The second play by Bruntwood Prize-winning playwright Andrew Sheridan, Hope Light and Nowhere isn’t overly imbued with the first two: it’s a searing but bleak and gloomily absurdist piece set in a post-apocalyptic future where we eat rats, corpses proliferate, and it always rains.
Two boys are in a dank room; one curled into himself, timid, the other pugnacious, in bother boots and braces. But the power balance is constantly in flux - they’re belligerent, wary, yet strangely co-dependent... all very Pinter. Later, a grinning, creepy old man in a suit turns up, with his eyes on those boots... all very Beckett.
Characters tell stories of the violent world outside, and of the days before the obscure disaster, but it’s hard to tell what’s “real” even within the play’s own logic, and what are flights of fancy; as one survivor says repeatedly, “it’s funny what you forget, how you remember”.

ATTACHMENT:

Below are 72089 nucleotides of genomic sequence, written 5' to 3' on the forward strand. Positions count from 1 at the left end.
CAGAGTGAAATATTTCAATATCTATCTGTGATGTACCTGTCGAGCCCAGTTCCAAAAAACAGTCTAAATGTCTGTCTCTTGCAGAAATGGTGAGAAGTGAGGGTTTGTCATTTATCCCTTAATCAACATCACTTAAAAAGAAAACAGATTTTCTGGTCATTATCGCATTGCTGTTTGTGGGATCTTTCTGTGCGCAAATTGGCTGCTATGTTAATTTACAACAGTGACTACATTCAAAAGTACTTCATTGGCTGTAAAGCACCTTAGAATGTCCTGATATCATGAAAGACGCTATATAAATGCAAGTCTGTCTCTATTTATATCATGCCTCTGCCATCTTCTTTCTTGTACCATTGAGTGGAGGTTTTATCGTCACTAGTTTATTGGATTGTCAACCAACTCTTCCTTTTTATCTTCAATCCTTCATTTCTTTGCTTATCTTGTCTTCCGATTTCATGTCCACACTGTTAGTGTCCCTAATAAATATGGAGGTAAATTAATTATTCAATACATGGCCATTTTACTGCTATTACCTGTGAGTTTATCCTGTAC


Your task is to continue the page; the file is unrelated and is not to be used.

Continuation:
Sheridan’s play, directed by Suba Das, bursts at the seams with vivid but nasty visions, and is darkly comic (“we’re a pair of rotting hemorrhoids clinging to god’s arsehole.”) The simmering atmosphere and evocative re-told fantasies also recall Philip Ridley. But that’s a problem: while the language feels urgent, the setting feels familiar, as the whole been-there-before dystopian future thing liberates writers to go as wild as they like. Nevertheless, the actors rise superbly to the occasion, and Sheridan is clearly one to watch - especially if he could find fresh material to match his fierce way with words.
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